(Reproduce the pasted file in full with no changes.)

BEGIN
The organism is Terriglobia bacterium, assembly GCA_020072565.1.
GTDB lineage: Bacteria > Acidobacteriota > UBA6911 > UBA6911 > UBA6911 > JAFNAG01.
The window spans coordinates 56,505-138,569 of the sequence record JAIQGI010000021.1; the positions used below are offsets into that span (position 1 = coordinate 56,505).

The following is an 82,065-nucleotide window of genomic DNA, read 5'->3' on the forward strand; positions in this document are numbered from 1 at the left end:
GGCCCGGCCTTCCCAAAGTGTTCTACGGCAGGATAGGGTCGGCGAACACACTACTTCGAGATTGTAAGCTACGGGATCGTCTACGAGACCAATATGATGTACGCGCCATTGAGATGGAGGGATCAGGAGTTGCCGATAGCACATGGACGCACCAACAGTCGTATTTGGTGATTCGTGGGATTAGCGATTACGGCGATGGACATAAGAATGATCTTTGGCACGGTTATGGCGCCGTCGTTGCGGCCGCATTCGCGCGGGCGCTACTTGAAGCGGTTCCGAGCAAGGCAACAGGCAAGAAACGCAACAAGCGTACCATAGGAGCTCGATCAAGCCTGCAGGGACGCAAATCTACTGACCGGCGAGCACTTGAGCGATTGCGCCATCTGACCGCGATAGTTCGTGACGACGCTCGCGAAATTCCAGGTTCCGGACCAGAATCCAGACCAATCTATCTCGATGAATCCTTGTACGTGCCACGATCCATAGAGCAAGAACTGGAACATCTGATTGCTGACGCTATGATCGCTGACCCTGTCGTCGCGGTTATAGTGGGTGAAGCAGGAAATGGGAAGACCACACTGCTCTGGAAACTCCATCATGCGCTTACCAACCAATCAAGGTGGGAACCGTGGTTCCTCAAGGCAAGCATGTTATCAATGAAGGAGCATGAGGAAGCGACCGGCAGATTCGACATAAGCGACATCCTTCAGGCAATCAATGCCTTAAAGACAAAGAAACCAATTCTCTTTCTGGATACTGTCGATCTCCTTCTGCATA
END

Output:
The organism is Terriglobia bacterium, assembly GCA_020072565.1.
GTDB lineage: Bacteria > Acidobacteriota > UBA6911 > UBA6911 > UBA6911 > JAFNAG01.
The window spans coordinates 56,505-138,569 of the sequence record JAIQGI010000021.1; the positions used below are offsets into that span (position 1 = coordinate 56,505).

The following is an 82,065-nucleotide window of genomic DNA, read 5'->3' on the forward strand; positions in this document are numbered from 1 at the left end:
GGCCCGGCCTTCCCAAAGTGTTCTACGGCAGGATAGGGTCGGCGAACACACTACTTCGAGATTGTAAGCTACGGGATCGTCTACGAGACCAATATGATGTACGCGCCATTGAGATGGAGGGATCAGGAGTTGCCGATAGCACATGGACGCACCAACAGTCGTATTTGGTGATTCGTGGGATTAGCGATTACGGCGATGGACATAAGAATGATCTTTGGCACGGTTATGGCGCCGTCGTTGCGGCCGCATTCGCGCGGGCGCTACTTGAAGCGGTTCCGAGCAAGGCAACAGGCAAGAAACGCAACAAGCGTACCATAGGAGCTCGATCAAGCCTGCAGGGACGCAAATCTACTGACCGGCGAGCACTTGAGCGATTGCGCCATCTGACCGCGATAGTTCGTGACGACGCTCGCGAAATTCCAGGTTCCGGACCAGAATCCAGACCAATCTATCTCGATGAATCCTTGTACGTGCCACGATCCATAGAGCAAGAACTGGAACATCTGATTGCTGACGCTATGATCGCTGACCCTGTCGTCGCGGTTATAGTGGGTGAAGCAGGAAATGGGAAGACCACACTGCTCTGGAAACTCCATCATGCGCTTACCAACCAATCAAGGTGGGAACCGTGGTTCCTCAAGGCAAGCATGTTATCAATGAAGGAGCATGAGGAAGCGACCGGCAGATTCGACATAAGCGACATCCTTCAGGCAATCAATGCCTTAAAGACAAAGAAACCAATTCTCTTTCTGGATACTGTCGATCTCCTTCTGCATA